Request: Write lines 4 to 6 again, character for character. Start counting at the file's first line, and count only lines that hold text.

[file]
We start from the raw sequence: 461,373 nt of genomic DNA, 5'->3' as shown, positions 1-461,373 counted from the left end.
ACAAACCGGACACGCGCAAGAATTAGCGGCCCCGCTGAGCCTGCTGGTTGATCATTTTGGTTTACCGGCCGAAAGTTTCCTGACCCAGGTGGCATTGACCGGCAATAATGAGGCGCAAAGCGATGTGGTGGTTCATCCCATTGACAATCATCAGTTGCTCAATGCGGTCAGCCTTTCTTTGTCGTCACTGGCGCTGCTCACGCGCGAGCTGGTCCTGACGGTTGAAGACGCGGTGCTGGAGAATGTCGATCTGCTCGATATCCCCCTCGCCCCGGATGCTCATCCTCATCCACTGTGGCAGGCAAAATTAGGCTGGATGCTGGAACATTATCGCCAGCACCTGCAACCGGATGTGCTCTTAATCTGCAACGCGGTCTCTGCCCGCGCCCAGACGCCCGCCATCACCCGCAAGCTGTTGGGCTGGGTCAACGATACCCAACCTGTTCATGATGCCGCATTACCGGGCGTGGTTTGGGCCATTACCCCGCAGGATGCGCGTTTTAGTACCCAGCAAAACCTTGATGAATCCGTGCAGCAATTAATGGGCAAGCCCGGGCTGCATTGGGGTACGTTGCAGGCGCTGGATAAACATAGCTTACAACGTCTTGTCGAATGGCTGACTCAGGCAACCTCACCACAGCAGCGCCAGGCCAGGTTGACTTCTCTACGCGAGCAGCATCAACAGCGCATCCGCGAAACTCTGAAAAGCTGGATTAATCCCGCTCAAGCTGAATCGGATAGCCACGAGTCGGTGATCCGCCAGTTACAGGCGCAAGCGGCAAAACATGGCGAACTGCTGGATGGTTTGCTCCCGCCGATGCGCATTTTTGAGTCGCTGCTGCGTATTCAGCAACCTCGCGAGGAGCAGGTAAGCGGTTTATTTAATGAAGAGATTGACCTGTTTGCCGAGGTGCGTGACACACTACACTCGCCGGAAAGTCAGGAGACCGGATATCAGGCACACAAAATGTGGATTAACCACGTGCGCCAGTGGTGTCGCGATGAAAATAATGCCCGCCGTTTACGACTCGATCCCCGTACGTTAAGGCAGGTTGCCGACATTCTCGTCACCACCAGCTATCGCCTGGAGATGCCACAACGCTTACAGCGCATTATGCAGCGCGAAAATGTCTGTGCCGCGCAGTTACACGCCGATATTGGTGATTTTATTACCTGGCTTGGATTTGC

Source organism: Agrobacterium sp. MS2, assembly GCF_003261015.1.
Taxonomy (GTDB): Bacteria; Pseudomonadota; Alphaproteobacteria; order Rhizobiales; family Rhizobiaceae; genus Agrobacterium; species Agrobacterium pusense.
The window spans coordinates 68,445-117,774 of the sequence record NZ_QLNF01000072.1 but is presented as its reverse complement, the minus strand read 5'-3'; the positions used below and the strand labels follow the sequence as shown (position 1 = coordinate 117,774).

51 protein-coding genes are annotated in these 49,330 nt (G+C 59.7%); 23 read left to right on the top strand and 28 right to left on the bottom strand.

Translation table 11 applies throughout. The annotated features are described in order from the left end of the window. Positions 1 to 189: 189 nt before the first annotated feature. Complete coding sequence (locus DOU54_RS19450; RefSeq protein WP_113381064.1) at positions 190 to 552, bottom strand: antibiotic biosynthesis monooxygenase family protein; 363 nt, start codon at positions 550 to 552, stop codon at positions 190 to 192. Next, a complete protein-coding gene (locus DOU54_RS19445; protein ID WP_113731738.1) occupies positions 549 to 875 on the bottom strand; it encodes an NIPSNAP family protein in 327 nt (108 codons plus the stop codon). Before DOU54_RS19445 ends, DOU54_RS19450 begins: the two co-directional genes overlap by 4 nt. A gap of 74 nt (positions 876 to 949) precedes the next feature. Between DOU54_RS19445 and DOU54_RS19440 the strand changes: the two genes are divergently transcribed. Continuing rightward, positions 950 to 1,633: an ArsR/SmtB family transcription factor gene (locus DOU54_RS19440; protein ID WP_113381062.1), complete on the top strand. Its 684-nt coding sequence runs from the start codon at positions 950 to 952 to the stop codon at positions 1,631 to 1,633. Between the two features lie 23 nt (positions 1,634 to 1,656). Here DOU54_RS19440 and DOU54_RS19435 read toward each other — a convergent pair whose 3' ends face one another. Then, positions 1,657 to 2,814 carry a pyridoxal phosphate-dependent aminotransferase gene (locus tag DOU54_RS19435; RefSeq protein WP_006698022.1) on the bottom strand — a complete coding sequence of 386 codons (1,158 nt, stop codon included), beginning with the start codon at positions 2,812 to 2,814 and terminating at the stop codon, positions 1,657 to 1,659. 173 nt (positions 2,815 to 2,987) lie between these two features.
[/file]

Taxonomy (GTDB): Bacteria; Pseudomonadota; Alphaproteobacteria; order Rhizobiales; family Rhizobiaceae; genus Agrobacterium; species Agrobacterium pusense.
The window spans coordinates 68,445-117,774 of the sequence record NZ_QLNF01000072.1 but is presented as its reverse complement, the minus strand read 5'-3'; the positions used below and the strand labels follow the sequence as shown (position 1 = coordinate 117,774).

51 protein-coding genes are annotated in these 49,330 nt (G+C 59.7%); 23 read left to right on the top strand and 28 right to left on the bottom strand.